SOUTH PORTLAND, Maine — Can communities say no to energy companies?
Hundreds of miles from the nearest oil field, the answer to this question is playing out here, as a long-running battle over plans to pipe tar sands oil from Canada to Maine for export nears a pivotal moment.
On one side is South Portland, which in 2014 passed the “Clear Skies Ordinance” to outlaw heavy crude exports from its harbor, arguing that a tar sands project would pollute the city’s air.
On the other is the Portland Pipe Line Corp., the company behind the project, and its allies, including the American Petroleum Institute, whose members include most major oil and gas companies. The institute spent hundreds of thousands of dollars to defeat a ballot measure in 2013 that would have blocked the project. The City Council approved the ordinance with an overwhelming majority a year later. Portland Pipe Line is now suing the city, arguing the ban is unconstitutional.
On Tuesday, a federal judge heard arguments from both sides and is expected to rule in the coming weeks on whether the case can proceed. A final decision in favor of the company could unleash the flow of Canadian tar sands oil to one of the East Coast’s largest oil ports.
The city’s four-year fight to fend off the oil industry offers perhaps a cautionary tale. South Portland, with a population of 25,000 and an operating budget of $32.6 million, had spent $1.1 million as of August in legal fees to defend its ban, and the costs continue to rise.
At issue is the right of communities to make their own rules when it comes to oil and gas operations. The legality of local ordinances is open to judges’ interpretations, and litigation almost always follows.
“This has always been seen by the companies as a beachhead,” said Sean Mahoney of the Conservation Law Foundation, who has advised the city. “They can’t allow communities to pass this kind of ordinance because it could be a model for communities everywhere.”
The project would reverse the flow direction on a pipeline system that carries conventional crude oil 236 miles north from a tanker facility in South Portland. The pipelines traverse southern Maine, New Hampshire, and Vermont before connecting with Enbridge’s Line 9 in Montreal. A reversal would bring Alberta’s landlocked tar sands oil to the coast.
The plans call for a pair of smokestacks to burn off volatile organic compounds from the oil before it is loaded into tankers. The project’s opponents saw the potential for air pollution as a clear risk. They drafted the ordinance using Maine’s “home rule authority,” which allows communities to create regulations that go beyond state rules to protect public health and welfare.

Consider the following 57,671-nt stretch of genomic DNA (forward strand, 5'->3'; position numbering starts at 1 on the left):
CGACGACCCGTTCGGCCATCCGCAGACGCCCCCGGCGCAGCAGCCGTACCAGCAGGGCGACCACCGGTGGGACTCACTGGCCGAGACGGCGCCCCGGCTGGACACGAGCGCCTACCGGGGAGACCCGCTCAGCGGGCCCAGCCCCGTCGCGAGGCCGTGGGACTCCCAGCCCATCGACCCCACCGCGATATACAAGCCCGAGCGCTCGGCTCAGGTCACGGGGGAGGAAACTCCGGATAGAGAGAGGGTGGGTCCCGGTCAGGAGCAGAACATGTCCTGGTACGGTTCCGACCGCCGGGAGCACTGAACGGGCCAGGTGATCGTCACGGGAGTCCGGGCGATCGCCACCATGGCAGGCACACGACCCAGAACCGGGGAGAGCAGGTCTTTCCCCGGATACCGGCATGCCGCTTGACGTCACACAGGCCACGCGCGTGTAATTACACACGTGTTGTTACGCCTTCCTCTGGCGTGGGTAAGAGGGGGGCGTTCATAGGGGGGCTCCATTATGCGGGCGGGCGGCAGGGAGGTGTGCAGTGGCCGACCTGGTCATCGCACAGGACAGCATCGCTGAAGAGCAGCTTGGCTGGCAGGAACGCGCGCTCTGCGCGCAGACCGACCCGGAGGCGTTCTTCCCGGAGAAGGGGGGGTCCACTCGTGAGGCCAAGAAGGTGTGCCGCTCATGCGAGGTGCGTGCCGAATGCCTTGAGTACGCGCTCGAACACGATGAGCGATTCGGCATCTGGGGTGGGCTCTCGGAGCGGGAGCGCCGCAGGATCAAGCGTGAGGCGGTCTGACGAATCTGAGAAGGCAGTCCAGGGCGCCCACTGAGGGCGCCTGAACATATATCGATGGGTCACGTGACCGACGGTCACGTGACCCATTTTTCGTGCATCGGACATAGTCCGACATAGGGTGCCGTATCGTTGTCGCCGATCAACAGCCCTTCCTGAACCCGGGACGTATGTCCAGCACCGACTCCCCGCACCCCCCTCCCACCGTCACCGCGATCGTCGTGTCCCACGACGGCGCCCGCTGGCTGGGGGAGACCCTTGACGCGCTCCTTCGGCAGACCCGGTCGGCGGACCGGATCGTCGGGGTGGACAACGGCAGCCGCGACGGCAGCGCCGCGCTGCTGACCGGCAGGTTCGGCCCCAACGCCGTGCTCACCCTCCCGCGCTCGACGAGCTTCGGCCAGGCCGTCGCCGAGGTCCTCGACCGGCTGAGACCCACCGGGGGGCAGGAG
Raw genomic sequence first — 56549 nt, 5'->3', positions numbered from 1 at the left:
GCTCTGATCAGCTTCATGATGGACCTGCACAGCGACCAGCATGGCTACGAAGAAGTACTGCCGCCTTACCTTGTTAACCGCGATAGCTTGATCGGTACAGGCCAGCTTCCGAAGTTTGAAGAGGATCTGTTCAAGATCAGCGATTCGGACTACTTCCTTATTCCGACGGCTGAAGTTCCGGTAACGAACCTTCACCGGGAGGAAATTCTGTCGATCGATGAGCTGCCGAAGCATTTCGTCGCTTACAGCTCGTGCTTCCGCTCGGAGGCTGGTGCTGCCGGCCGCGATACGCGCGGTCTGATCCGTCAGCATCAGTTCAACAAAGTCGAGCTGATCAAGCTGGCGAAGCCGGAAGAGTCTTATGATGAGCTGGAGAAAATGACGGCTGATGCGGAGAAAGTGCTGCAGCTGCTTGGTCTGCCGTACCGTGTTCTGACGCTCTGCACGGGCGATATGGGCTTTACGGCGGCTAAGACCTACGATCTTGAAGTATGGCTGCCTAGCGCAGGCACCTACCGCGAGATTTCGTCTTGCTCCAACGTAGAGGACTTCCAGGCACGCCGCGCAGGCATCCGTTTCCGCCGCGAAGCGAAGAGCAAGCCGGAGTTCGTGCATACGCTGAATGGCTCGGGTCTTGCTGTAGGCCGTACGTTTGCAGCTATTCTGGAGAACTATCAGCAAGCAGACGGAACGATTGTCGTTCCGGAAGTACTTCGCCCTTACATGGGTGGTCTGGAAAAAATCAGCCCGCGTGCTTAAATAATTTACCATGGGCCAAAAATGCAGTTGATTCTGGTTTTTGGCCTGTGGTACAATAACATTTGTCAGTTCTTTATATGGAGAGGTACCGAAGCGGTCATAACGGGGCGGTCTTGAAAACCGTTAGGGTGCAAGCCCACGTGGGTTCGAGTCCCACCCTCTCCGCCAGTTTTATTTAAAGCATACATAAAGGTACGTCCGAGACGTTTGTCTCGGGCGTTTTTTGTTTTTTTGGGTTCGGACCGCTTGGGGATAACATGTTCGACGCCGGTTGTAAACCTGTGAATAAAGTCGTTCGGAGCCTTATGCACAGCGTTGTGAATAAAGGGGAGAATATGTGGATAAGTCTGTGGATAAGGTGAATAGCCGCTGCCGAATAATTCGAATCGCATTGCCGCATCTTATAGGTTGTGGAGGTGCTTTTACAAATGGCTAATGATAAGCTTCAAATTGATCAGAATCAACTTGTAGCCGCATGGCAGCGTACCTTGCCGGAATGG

Portland Pipe Line — which is owned by Imperial Oil, a subsidiary of ExxonMobil, Shell Canada, McColl-Frontenac, and Suncor Energy — argued in court that the ordinance violates the state and federal constitutions. Citing ongoing litigation, the company declined to comment.
In 2013, the grass-roots group Protect South Portland got wind of the company’s plans and backed a ballot question aimed at blocking the export of tar sands oil.
With funding from the oil industry, the trade group Maine Energy Marketers Association led the opposition. Its supporters knocked on doors, telling residents that the ordinance would shut down the waterfront, an area key to the local economy.
After the ballot measure failed, the City Council passed a moratorium on tar sands exports while it wrote the ordinance. The lawsuit followed.
If reversed, the pipeline wouldn’t offer significant capacity for tar sands exports, but it would help crack the problem of moving Canada’s tar sands oil to markets overseas — if there is enough oil to ship. The city argues that is unlikely, given the recent cancellation of TransCanada’s proposed Energy East pipeline and the fact that Line 9’s capacity is already spoken for. The company disagrees.
The judge’s ruling is unlikely to end the dispute. Either side could appeal, meaning that ultimately this battle may come down to who can afford to keep fighting.
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